Iceland has been cleared by a European court for failing to pay the British and Dutch governments costs associated with rescuing savers of a domestic bank that collapsed at the height of the financial crisis.

The European Free Trade Association ruled Monday in Luxembourg that Iceland did not break depositor protection laws when it refused to cover the $5.4bn lost to 350,000 British and Dutch holders of so-called "Icesave" accounts. Iceland's government had argued it was not liable to pay compensation for foreign savers and instead made arrangements for Landsbanki administrators to repay the lost deposits over time.

"The Court holds that, by failing to ensure payment of the minimum amount of compensation to Icesave depositors in the Netherlands and in the United Kingdom ... Iceland has not failed to comply with the obligations resulting from (European law)," the EFTA said in its ruling.

The result means Iceland will not have to pay as much as 335bn kroner ($2.6bn) to the British and Dutch governments, costs which represent the 55 percent that has not yet been paid to Icesave account holders by Landsbanki administrators.

Lawyers for the European Free Trade Association's Surveillance Authority had argued that Iceland was obliged under European rules to offer a minimum compensation of €20,000 to each Icesave account holder. Had the EFTA court ruled in favour of thier motion, Britian and the Netherlands could have sued the Icelandic government for the remaining unpaid funds. Landsbanki had argued that it would pay every saver in full and that its redress would be worth more than twice the minimum compensation value.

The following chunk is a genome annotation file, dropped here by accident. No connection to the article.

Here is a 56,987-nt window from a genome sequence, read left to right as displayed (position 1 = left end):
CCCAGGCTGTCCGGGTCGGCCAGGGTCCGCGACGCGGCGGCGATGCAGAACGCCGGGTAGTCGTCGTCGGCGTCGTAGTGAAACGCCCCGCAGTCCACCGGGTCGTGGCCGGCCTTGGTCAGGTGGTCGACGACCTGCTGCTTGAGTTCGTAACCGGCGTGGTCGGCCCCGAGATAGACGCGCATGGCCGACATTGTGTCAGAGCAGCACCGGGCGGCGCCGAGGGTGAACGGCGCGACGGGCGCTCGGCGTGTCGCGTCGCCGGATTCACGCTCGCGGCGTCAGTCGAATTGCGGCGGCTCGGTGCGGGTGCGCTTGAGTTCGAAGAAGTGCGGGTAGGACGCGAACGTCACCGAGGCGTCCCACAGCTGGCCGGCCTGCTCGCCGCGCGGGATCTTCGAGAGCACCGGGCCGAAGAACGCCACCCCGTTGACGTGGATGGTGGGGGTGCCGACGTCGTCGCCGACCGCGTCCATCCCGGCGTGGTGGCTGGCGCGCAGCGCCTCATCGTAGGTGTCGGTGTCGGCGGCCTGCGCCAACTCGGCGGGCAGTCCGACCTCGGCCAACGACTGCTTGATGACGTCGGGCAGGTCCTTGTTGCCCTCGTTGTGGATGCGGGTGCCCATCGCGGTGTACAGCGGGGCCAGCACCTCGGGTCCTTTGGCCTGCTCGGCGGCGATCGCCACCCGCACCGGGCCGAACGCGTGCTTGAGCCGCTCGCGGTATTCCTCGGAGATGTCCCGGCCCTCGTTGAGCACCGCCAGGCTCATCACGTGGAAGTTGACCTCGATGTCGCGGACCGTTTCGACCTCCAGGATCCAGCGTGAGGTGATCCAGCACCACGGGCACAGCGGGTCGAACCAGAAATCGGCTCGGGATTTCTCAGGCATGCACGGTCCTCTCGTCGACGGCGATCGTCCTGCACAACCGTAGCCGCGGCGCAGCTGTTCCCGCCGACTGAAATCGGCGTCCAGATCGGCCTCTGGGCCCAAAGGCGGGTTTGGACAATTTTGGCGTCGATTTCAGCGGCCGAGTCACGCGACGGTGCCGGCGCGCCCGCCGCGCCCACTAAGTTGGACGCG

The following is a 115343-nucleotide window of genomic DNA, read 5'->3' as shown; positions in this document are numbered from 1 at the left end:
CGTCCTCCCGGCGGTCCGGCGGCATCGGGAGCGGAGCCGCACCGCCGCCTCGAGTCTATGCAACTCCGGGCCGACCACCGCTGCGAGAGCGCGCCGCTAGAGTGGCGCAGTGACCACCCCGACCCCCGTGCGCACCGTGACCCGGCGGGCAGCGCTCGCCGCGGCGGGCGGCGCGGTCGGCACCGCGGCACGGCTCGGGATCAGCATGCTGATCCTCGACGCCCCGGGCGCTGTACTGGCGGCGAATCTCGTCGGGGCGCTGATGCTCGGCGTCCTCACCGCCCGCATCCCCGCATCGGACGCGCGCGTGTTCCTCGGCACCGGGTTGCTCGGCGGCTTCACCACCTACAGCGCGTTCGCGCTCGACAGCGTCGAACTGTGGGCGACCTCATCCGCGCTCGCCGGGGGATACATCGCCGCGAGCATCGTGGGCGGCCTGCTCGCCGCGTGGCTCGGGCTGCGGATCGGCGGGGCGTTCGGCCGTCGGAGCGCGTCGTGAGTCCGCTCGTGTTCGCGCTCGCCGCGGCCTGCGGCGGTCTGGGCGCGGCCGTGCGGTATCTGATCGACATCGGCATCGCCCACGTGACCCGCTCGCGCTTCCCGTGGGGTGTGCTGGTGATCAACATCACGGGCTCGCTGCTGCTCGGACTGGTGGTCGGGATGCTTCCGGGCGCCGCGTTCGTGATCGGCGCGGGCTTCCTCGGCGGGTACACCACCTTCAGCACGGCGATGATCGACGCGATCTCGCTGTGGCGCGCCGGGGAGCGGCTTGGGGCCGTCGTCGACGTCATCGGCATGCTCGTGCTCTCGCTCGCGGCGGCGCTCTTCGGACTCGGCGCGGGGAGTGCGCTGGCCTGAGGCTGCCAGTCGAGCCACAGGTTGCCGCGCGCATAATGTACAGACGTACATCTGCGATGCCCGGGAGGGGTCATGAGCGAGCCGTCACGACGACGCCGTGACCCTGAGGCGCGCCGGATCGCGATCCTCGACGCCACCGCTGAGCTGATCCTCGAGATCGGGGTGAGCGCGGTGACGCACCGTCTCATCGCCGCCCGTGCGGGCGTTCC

Landsbanki was one of three Icelandic lenders, along with Kaupthuing Bank and Glitnir Bank, which collapsed in 2008 and eventually cost the government at least $85bn - more than six and a half times its annual GDP.

Foreigners had used Icesave to take advantage of higher rates of interest offered through internet-based accounts.

Iceland's supreme court ruled in October of 2011 that savers should rank ahead of bondholders in the government's plans to repay the billions lost in the collapse.